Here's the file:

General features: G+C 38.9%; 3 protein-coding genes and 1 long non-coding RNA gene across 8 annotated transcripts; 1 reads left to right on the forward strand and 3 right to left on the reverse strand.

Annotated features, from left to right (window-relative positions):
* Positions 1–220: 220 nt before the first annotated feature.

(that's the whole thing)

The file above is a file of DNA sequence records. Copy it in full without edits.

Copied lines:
General features: G+C 38.9%; 3 protein-coding genes and 1 long non-coding RNA gene across 8 annotated transcripts; 1 reads left to right on the forward strand and 3 right to left on the reverse strand.

Annotated features, from left to right (window-relative positions):
* Positions 1–220: 220 nt before the first annotated feature.